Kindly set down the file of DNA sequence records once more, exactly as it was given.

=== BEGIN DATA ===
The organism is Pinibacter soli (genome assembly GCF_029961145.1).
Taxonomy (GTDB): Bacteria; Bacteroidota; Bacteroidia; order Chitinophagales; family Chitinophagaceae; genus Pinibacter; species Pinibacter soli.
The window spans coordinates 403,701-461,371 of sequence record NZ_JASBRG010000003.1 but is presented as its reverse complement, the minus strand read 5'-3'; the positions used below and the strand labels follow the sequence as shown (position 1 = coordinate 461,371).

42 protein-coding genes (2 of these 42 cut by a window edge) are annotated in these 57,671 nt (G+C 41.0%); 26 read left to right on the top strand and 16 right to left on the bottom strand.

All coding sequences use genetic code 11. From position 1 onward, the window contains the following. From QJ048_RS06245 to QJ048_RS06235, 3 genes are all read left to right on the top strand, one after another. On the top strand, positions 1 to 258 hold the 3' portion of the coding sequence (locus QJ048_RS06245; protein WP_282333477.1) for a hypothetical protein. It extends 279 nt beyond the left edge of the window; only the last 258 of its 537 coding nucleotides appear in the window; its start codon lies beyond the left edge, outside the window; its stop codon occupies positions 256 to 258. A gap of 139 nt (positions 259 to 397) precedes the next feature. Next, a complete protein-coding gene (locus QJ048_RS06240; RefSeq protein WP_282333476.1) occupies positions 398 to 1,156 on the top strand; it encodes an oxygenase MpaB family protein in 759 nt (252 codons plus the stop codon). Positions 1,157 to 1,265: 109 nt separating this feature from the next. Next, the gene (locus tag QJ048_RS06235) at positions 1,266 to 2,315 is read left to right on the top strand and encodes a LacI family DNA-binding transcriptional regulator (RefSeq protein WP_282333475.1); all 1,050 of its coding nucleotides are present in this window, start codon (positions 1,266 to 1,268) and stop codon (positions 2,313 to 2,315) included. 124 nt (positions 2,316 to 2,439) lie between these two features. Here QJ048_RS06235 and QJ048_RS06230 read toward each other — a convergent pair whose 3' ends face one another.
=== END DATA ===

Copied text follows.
The organism is Pinibacter soli (genome assembly GCF_029961145.1).
Taxonomy (GTDB): Bacteria; Bacteroidota; Bacteroidia; order Chitinophagales; family Chitinophagaceae; genus Pinibacter; species Pinibacter soli.
The window spans coordinates 403,701-461,371 of sequence record NZ_JASBRG010000003.1 but is presented as its reverse complement, the minus strand read 5'-3'; the positions used below and the strand labels follow the sequence as shown (position 1 = coordinate 461,371).

42 protein-coding genes (2 of these 42 cut by a window edge) are annotated in these 57,671 nt (G+C 41.0%); 26 read left to right on the top strand and 16 right to left on the bottom strand.

All coding sequences use genetic code 11. From position 1 onward, the window contains the following. From QJ048_RS06245 to QJ048_RS06235, 3 genes are all read left to right on the top strand, one after another. On the top strand, positions 1 to 258 hold the 3' portion of the coding sequence (locus QJ048_RS06245; protein WP_282333477.1) for a hypothetical protein. It extends 279 nt beyond the left edge of the window; only the last 258 of its 537 coding nucleotides appear in the window; its start codon lies beyond the left edge, outside the window; its stop codon occupies positions 256 to 258. A gap of 139 nt (positions 259 to 397) precedes the next feature. Next, a complete protein-coding gene (locus QJ048_RS06240; RefSeq protein WP_282333476.1) occupies positions 398 to 1,156 on the top strand; it encodes an oxygenase MpaB family protein in 759 nt (252 codons plus the stop codon). Positions 1,157 to 1,265: 109 nt separating this feature from the next. Next, the gene (locus tag QJ048_RS06235) at positions 1,266 to 2,315 is read left to right on the top strand and encodes a LacI family DNA-binding transcriptional regulator (RefSeq protein WP_282333475.1); all 1,050 of its coding nucleotides are present in this window, start codon (positions 1,266 to 1,268) and stop codon (positions 2,313 to 2,315) included. 124 nt (positions 2,316 to 2,439) lie between these two features. Here QJ048_RS06235 and QJ048_RS06230 read toward each other — a convergent pair whose 3' ends face one another.